“I don’t think on why I’m here or why it hurts/ I’m just lucky to have the work,” sings Jason Isbell on the title cut to Something More Than Free. He delivers that line like a man who’s been face to face with the abyss, and doesn’t for one minute think himself entitled to the good luck that’s come his way; he sings it like a man perpetually in recovery, an asshole and an addict pulled out of his own wreckage and waste by the steady hand of love, now looking for meaning in his craft, his vocation, his marriage—whatever will keep his second chance from being wasted. This is his fifth studio album, though it might as well be his second. It follows Southeastern, the bloodletting record that chronicled his collapse into addiction and bore witness to the love that saved him; the record, all frayed nerves and bleeding hearts, made him the reigning kind of Americana, and Something More Than Free feels like the wisest and most satisfying follow-up he could have engineered. It’s another record about finding light in darkness, redemption in love, meaning in work—it’s a record about addiction, but more than that it’s a series of love songs about the “somebody new” who coaxed him back to the land of the living. It’s less of an emotional outpouring than Southeastern, though—a bit more writerly, a bit more mannered. The songs have more shape to them, which makes the electric guitar jam at the end of “Children of Children” feel like a welcome bit of rabblerousing rather than the tedious bore that most electric guitar jams are. Isbell’s got some new tricks here: Check the ramshackle first single “24 Frames,” complete with chiming guitar hook and various shades of college rock. It’s tight but still messy, and its lyric offers a theology of devastation: “You thought God was an architect, now you know/ He’s something like a pipe bomb ready to blow.” Note, too, the way he lends different weights to different songs: How “Flagship” seems almost like it could float away in its whispery grace, how “Palmetto Rose” struts and swaggers, how “If it Takes a Lifetime” opens the record with a spritely step and a bit of twang. But what I like best about Isbell is how he writes songs that extract universal truths from specific experiences: “How to Forget” sounds at first like a song about that awkward moment when your ex-flame meets your new lover, but really it’s a song about desperately wanting to break free from the past you can’t ever quite forget. Isbell is, by his own testimony, “hellbent on growing up—if it takes a lifetime.” Growing in wisdom and maturity—that’s the work he’s so lucky to have; this record is the fruit of his labor.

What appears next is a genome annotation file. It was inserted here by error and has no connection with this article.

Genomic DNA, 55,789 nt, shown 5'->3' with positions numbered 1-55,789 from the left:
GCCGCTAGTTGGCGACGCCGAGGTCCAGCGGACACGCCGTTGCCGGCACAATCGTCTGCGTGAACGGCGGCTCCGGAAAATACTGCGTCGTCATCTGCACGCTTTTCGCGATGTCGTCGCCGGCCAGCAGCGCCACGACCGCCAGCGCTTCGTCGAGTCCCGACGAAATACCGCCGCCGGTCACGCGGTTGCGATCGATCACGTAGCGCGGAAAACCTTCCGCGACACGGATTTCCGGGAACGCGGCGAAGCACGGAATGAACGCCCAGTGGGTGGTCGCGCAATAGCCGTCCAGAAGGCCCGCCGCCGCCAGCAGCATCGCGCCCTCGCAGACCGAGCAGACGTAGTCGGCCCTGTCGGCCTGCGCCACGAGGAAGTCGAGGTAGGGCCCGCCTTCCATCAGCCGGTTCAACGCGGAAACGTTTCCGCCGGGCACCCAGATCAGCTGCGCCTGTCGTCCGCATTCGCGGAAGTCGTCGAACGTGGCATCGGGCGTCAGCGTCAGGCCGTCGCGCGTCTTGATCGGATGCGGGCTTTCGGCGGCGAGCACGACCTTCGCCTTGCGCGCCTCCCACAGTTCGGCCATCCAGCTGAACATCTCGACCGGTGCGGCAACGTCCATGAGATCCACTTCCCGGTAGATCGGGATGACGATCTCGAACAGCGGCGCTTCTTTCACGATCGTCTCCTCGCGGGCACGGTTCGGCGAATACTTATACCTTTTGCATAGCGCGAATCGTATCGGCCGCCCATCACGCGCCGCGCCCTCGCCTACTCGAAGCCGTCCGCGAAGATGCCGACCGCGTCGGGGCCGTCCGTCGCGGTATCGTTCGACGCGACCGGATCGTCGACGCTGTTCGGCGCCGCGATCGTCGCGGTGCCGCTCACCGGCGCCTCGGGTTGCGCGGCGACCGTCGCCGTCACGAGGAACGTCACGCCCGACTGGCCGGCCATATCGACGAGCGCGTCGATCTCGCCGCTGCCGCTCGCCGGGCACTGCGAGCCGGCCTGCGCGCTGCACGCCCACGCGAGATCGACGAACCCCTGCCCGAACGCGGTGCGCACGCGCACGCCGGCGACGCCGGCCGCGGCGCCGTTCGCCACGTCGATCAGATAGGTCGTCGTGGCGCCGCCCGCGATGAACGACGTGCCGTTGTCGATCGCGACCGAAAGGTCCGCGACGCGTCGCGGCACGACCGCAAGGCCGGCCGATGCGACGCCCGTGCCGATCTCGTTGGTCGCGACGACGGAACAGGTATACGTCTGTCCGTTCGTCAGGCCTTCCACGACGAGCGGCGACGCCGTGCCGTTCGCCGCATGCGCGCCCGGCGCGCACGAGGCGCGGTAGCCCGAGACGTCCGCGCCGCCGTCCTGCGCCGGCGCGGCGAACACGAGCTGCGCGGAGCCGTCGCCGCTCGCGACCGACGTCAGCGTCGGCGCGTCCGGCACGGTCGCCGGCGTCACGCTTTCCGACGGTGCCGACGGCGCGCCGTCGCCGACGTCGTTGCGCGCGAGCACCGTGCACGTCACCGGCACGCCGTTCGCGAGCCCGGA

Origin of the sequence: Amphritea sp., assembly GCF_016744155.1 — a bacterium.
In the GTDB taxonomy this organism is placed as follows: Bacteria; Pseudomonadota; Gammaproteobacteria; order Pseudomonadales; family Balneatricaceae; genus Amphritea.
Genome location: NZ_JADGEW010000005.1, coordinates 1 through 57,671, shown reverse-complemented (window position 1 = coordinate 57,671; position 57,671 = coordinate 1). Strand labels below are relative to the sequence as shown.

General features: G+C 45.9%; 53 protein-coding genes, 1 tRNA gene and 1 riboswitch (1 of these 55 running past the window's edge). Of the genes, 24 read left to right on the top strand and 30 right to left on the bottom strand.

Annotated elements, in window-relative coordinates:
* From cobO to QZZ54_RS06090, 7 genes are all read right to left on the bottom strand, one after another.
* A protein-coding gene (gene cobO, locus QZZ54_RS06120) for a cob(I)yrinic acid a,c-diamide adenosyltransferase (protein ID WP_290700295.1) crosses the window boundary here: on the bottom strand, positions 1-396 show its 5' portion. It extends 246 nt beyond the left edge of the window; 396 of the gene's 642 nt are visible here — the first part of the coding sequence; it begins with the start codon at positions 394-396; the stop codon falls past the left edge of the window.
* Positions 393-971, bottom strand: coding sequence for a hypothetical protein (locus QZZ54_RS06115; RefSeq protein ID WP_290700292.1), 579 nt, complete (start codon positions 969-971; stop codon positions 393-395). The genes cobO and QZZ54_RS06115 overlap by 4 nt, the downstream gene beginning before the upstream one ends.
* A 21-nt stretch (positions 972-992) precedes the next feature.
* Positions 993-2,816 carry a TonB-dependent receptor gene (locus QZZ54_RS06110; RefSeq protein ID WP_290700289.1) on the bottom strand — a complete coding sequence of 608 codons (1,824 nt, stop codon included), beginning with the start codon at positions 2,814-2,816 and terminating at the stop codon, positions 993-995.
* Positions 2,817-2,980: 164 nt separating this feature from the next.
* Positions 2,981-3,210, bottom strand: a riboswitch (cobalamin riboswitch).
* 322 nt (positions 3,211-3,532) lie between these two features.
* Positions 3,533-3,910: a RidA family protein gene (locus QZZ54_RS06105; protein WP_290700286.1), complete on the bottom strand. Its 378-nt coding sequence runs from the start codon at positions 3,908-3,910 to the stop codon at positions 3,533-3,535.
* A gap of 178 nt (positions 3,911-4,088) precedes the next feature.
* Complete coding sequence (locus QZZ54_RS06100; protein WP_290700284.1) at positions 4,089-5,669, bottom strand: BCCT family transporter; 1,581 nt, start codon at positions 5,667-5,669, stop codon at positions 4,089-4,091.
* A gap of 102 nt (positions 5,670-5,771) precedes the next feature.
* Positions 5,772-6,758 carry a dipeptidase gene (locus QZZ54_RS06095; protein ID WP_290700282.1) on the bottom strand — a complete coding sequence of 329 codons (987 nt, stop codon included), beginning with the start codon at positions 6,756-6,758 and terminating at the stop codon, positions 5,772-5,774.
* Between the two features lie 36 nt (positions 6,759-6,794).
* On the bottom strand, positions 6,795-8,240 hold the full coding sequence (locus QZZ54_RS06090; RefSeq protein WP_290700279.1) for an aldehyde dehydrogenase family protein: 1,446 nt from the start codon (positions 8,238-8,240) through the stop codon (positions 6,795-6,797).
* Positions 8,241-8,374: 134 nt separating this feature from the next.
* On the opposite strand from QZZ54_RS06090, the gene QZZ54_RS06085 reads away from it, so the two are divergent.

An album of deep fracture, most of its songs resembling crime scenes, The Blade opens with an optimism that sounds like it could bubble over and carry the rest of the record along with it: “On to Something Good” is sunny pop—classic country, assuming your history of country only stretches back to 1990 or so—and it might seem like a feint or a false promise were it not for the singer’s conviction: Ashley Monroe delivers it like a dare, a fragment of sunshine to pocket and carry with us through the record’s twists. And twist it does, literally so on the title track, wherein romance turns to betrayal and love into a two-edged sword: “You got it by the handle,” the singer sighs, standing amidst the wreckage, “I got it by the blade.” Monroe is such an ace singer and songwriter that a perfect metaphor like that one isn’t even the highlight of the album, and she often says the most when she doesn’t say much at all: “Bombshell” trembles and jitters at the thought of dropping an unpleasant truth; note that the song doesn’t actually reveal what said bombshell happens to be. My first assumption was infidelity; yours may be something different. It ultimately doesn’t matter: “It’ll never be a good time to drop a bombshell,” coos Monroe, and it’s not hard to hear it as a song of experience. Even the songs that sound totally put-together reveal tattered ends and razor edges: “Had anybody ever told you/ That they’d be lucky just to know you?” one song goes, but what sounds like a song about intimacy is actually a song about separation: It affirms the beauty of the Beloved while damning the singer’s hesitation. The subtlety of these songs provides context for Monroe’s dips into mythology and drama: “Dixie” is a song about leaving the South, but really it’s a song about hopping the next train to leave your past and your memories behind, to start anew. (She ain’t leaving ‘cause of the weather, the singer assures us.) “I Buried Your Love Alive” mirrors it in its resolve to put heartache and hurt six feet under, while “If the Devil Don’t Want Me” conjures country tropes and gothic folklore to convey the deepest despair of all: What if even my acts of self-destruction don’t make the longing go away? There’s humor here, too, as there must be on an album that leans so far in to embrace the hurt of love and the ache of desire: “Winning Streak” is about a loser, and it breezes by in feisty self-deprecation, while the closing “I’m Good at Leavin’” looks for a silver lining. I could go on and on about the songs, but let me also mount this theory: Maybe the real reason it’s called The Blade is because it walks with such poise along the razor’s edge of country authenticity and country pop: Monroe can do breezy country folk (check “Mayflowers”), outlaw swagger (“Dixie”), or backporch twang (“Winning Streak”) without sounding self-conscious and without sacrificing melody; she can turn toward soft rock and unabashed pop without pandering. (Listen to this and then go back to Platinum, and tell me Miranda couldn’t have swung for the charts without anything so dire as “Somethin’ Bad.”) Here’s how your experience with this brilliant album will go: The first time through, it’ll just be fun. Three or four listens in, the songs will start to cut you—deep. Eventually you’ll realize that country and Americana records don’t have to be self-serious or fetishize “rootsiness” to sound real, and the heavy stuff lands better when there’s a joke or two thrown in. And, that for right now, nobody does this stuff better than Ashley Monroe.